"Our control on the outer world is limited, temporary and often illusory."
Whether loss of health, a job, financial reversals, or loss in death, it is difficult coping and thriving during the holidays.
This is my favorite time of year. Nearby mountains cloaked in winter white, gaggles of geese discussing where to winter, family and friends gathering and giving thanks and eating way too much pie and lighting candles and welcoming in a New Year.
And yet, the holidays aren’t the same with a cancer diagnosis, or a job lay-off, or without our loved one present. So I asked the experts—friends who have weathered profound loss—how they managed sorrow in this tidings-of-comfort-and-joy season.
A friend reported that his kids did not let him even think about not hosting the holiday meal in Vermont after their mom died: “We’ve fed as many as fifty people,” he wrote.
If you’ve always hosted the big dinner—and you still want to—but don’t have the budget or you can’t seem to shut off the flood of tears this year, then consider leaning heavily upon your friends and family. Keep the tradition and distribute the load.
In “Why Holiday Traditions Might Be More Important Than You Think,” Michele L. Brennan Psy.D., discusses the benefits of family rituals: “Whether it’s stringing popcorn for the Christmas tree, watching the Thanksgiving Day parade while the turkey cooks, or family movie night … traditions are a wonderful way to anchor family members to each other.”
Sometimes there’s a need for new traditions. My friend’s teenaged son died of cancer on his twin sisters’ birthday. The family now has a tradition of dividing up the day: “In the morning, we celebrate our son’s life, and in the afternoon, we celebrate our girls.”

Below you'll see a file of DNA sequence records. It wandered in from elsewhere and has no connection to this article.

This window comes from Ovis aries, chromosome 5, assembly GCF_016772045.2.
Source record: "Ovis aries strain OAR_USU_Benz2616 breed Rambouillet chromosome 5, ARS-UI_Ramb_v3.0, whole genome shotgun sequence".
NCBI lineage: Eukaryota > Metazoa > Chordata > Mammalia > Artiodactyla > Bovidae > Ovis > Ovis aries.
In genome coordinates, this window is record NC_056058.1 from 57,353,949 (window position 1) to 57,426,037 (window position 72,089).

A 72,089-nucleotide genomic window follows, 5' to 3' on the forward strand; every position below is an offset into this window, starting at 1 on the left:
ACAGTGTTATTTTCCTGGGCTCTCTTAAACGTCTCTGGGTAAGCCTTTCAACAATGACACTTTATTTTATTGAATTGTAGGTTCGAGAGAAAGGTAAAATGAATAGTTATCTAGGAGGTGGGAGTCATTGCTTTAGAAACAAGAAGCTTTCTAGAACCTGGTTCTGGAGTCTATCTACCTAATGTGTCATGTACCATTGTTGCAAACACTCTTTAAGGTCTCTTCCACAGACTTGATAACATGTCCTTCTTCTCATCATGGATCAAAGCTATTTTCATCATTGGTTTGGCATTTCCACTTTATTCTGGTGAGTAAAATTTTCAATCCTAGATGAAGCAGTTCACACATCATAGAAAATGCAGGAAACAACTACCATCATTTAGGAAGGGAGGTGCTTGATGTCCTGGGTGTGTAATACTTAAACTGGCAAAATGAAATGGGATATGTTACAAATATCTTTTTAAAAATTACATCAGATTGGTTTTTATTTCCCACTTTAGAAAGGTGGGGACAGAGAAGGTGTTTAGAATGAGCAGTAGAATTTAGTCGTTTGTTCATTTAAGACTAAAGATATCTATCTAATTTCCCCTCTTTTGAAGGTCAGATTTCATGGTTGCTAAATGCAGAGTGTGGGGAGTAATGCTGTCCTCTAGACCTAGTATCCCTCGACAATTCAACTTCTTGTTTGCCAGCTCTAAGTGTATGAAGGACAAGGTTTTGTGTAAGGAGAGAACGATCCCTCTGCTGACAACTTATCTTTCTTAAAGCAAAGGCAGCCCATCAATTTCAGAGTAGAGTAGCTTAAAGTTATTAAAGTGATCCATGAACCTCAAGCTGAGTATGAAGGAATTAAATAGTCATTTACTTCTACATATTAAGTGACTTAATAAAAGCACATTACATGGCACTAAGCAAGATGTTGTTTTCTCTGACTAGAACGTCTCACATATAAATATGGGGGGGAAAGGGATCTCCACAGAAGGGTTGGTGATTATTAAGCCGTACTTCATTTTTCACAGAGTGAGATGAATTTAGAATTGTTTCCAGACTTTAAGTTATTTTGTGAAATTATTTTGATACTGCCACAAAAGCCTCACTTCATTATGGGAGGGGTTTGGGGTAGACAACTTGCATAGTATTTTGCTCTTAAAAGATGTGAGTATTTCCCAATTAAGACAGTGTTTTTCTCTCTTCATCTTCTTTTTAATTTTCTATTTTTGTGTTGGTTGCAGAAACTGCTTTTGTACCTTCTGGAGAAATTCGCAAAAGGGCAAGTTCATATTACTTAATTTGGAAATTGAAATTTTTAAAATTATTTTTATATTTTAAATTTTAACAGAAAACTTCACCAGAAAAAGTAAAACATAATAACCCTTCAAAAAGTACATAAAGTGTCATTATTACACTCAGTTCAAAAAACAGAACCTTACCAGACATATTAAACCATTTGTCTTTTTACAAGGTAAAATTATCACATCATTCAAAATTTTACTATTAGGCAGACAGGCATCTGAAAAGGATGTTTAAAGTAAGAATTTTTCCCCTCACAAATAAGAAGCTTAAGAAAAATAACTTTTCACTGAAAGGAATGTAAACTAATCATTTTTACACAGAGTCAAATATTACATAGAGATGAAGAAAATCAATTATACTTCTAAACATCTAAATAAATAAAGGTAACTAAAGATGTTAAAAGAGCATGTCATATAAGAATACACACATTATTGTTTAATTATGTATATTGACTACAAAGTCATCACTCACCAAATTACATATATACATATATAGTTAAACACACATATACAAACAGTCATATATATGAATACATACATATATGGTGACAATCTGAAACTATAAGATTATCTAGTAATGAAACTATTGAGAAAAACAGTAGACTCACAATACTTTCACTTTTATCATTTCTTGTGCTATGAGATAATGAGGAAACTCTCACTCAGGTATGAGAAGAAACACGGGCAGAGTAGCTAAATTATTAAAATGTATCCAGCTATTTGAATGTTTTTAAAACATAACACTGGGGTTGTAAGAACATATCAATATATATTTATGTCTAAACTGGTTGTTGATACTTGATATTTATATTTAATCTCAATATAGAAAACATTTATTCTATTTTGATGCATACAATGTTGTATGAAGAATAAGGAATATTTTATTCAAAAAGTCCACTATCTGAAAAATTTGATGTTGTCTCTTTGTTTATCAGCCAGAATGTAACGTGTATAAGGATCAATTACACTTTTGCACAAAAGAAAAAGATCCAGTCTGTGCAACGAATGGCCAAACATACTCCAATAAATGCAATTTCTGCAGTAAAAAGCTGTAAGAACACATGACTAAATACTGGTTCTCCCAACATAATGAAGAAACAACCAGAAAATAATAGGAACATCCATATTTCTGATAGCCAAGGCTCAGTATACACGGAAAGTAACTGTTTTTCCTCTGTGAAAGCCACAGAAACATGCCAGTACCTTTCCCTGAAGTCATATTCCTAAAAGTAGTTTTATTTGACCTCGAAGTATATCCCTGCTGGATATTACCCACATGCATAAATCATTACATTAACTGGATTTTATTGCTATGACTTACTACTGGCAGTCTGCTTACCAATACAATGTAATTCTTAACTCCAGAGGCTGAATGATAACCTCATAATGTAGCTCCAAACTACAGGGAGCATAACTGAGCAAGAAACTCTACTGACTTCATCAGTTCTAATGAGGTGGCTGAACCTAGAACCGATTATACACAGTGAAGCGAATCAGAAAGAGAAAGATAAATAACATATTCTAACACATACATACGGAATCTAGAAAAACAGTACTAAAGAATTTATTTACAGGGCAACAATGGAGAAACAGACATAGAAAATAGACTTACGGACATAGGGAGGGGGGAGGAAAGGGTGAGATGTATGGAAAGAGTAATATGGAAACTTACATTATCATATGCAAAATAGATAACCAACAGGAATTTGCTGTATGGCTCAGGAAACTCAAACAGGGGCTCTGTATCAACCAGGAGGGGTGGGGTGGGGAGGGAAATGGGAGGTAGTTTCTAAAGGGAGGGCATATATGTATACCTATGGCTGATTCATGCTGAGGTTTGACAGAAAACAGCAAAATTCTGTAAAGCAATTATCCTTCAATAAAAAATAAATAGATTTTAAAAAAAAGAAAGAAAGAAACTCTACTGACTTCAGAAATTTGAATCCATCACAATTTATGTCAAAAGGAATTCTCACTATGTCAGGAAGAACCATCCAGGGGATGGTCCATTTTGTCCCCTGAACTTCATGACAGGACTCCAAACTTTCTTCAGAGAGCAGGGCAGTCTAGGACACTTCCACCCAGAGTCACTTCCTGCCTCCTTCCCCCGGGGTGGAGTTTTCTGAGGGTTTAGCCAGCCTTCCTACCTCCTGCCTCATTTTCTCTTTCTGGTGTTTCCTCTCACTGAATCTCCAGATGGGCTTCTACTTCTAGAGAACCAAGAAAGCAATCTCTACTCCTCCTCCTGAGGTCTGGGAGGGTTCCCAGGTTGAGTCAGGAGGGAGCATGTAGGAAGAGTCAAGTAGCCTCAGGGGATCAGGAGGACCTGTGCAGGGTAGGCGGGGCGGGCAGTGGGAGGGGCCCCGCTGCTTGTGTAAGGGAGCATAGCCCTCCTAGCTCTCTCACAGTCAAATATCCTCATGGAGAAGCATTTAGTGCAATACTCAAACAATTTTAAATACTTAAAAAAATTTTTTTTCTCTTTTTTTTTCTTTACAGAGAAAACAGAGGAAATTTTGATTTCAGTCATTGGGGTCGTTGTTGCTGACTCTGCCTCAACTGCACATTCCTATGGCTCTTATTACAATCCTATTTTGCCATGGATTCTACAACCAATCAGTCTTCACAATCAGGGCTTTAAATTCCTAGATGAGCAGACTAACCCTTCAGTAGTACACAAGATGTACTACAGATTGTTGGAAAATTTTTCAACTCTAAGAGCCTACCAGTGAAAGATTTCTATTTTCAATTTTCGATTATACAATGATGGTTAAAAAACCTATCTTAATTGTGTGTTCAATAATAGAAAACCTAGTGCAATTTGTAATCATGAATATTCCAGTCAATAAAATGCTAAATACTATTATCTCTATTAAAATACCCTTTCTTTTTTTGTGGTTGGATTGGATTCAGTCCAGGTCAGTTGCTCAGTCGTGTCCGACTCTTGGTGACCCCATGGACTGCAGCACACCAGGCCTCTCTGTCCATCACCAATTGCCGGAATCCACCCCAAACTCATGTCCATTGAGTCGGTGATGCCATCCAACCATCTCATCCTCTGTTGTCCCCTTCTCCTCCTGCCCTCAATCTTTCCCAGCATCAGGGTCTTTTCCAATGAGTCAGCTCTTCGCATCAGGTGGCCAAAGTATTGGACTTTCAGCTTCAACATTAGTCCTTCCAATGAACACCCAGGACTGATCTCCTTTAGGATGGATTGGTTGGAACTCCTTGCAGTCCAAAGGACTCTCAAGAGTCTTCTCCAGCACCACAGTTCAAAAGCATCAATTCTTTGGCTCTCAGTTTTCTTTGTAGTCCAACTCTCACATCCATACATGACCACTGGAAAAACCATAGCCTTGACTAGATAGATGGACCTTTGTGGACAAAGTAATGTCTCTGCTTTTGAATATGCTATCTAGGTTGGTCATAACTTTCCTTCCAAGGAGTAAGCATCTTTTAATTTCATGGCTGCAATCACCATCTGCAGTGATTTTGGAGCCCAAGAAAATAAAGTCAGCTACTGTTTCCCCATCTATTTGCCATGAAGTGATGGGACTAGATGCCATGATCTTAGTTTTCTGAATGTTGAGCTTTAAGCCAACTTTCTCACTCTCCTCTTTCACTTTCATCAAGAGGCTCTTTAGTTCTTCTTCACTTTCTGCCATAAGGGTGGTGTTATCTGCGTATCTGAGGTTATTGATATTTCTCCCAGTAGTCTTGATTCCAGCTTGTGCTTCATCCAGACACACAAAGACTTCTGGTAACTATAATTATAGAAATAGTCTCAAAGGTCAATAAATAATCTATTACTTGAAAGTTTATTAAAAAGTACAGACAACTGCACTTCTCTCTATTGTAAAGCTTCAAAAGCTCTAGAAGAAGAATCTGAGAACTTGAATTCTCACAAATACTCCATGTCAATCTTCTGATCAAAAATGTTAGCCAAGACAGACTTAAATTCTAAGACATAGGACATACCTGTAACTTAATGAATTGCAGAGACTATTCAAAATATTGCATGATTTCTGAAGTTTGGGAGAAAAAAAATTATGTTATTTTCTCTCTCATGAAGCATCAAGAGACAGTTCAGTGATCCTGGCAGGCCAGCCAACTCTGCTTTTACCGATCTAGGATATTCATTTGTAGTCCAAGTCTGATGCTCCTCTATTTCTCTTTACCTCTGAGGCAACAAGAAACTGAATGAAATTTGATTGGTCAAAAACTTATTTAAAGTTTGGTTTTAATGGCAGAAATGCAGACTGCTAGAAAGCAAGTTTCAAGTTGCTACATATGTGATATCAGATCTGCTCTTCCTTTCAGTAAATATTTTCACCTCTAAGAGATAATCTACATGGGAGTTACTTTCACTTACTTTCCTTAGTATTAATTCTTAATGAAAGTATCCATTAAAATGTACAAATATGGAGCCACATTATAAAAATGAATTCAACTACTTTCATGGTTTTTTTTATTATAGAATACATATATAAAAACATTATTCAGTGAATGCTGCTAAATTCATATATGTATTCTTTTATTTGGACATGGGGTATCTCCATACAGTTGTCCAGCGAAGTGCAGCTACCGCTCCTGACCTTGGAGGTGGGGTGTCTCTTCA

Family and friends
One friend wrote about being rescued by a young couple: “They came to my home, made me get dressed, and took me to Christmas dinner with their extended family. I love their two little boys, so I had to pull myself together for them and I think they knew that.” During a time when you don’t feel as if there’s anything worth celebrating, let your family and friends love on you.
Lighting up the season
Last December, I exited a restaurant in a touristy section of town at dusk. Every tree trunk was wrapped with white lights that spread upward into the lower branches. And I found myself holding my breath at its simple beauty.
There is science behind the use of lights to help lift our spirits. Go ahead, light candles. Put up tiny white lights. Light the fireplace. Entwine more twinkly lights where you might not normally do so—I put lights in my houseplants at holiday time—and see if all that lighting-up doesn’t help chase away the gloom.
Most people on our gift lists – co-workers, neighbors, our children’s teachers – will understand if we’ve streamlined gift-giving this year. Shorten the list, or consider easy hand-crafted items: homemade granola, or a layered soup mix in a Mason jar with the recipe tied to the lid, or one of those cool hand-knitted slouchy hats. Because creating things can be seriously therapeutic. And because giving to people we love helps gladden the heart.
The Advent Conspiracy – a website that advocates spending less but giving more – suggests tickets to a ball game or a movie. And of course the tickets come with you attached: “The most powerful, memorable gift you can give to someone else is yourself.”